2003 Imprint Volume 28-2 Autumn

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173. Wendy Wick Reaves. “Prints as History.” Vol. 28, no. 2 (Autumn 2003), 2-16.

Reaves, Curator of Prints and Drawings at the National Portrait Gallery, Smithsonian Institution, points out that “as a museum of history and biography as well as art,” the National Portrait Gallery is concerned with such questions as: What did a print communicate in its own time? And who made it, and for what audience? She looks carefully at such famous prints as the Van der Passe engraving of Pocahontas and at little-known, rather crude woodcuts of Daniel Shays and George Washington. She assumes there was a commercial market for the 1840s lithograph of African-American bandleader and composer, Frank Johnson, and suggests political and nationalistic messages in depictions of Winfield Scott, the families of McClellan and Lincoln, and portraits of rival presidential candidates Ulysses S. Grant and Horace Greeley.

 174. Robert P. Emlen. “Canterbury Views: The Enduring Image of a Shaker Village.” Vol 28, no. 2 (Autumn 2003), 17-28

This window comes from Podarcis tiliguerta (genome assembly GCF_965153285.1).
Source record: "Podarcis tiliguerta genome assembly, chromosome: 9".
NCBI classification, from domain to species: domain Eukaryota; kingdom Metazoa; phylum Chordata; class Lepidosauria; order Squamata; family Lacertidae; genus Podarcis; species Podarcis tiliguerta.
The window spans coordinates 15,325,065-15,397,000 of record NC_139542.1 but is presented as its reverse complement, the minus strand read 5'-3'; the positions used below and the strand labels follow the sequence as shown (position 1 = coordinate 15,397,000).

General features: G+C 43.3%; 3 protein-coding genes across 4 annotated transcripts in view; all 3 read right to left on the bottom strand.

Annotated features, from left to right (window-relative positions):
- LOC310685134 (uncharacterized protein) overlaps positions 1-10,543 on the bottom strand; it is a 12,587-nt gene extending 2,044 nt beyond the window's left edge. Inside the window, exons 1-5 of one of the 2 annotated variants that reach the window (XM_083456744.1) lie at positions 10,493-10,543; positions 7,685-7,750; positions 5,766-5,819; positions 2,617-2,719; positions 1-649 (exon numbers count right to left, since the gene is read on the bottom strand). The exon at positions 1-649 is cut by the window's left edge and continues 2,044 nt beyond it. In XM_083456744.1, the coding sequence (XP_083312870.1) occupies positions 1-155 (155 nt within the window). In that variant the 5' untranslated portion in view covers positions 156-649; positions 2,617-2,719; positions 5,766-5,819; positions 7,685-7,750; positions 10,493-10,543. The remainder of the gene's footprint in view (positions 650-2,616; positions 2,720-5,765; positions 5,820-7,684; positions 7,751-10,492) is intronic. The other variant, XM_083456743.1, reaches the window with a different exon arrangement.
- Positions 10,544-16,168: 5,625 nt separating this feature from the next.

The first printed illustration of a Shaker village, a wood engraving of Canterbury, New Hampshire, published in the November 1835 American Magazine of Useful and Entertaining Knowledge, set the pattern for future images of the town, inspiring at least eight other versions of the same scene. The panoramic view of the hilltop community from the Shakers’ ox pasture showed substantial buildings, well-tended fields, and stone walls-a picture of industrious and healthy living. Nathaniel Hawthorne, who had visited Canterbury in 1831 and published his story “The Canterbury Pilgrims” in 1832, may have written the description accompanying the 1835 wood engraving.

 175. James Brust. “Learning about Currier & Ives from Nineteenth-Century Carte-de-Visite Photographs.” Vol. 28, no. 2 (Autumn 2003), 29-40.

Brust has identified over fifty Currier & Ives prints that have been used on carte-de-visites (CDVs). CDVs by other firms have shed light on C&I lithographs. For example, a CDV of performer Lydia Thompson as “the Girl of the Period” was most likely the source of the C&I print The Girl of the Period. Brust uses a CDV of painter Eastman Johnson to argue that one of the figures in the C&I print Husking, after a Johnson painting, is a self-portrait. And CDVs of paintings by the Scottish artist Erskine Nicol suggest that they were the source of several C&I prints, namely Outward-Bound and Homeward Bound and Convanience and Inconvanience.

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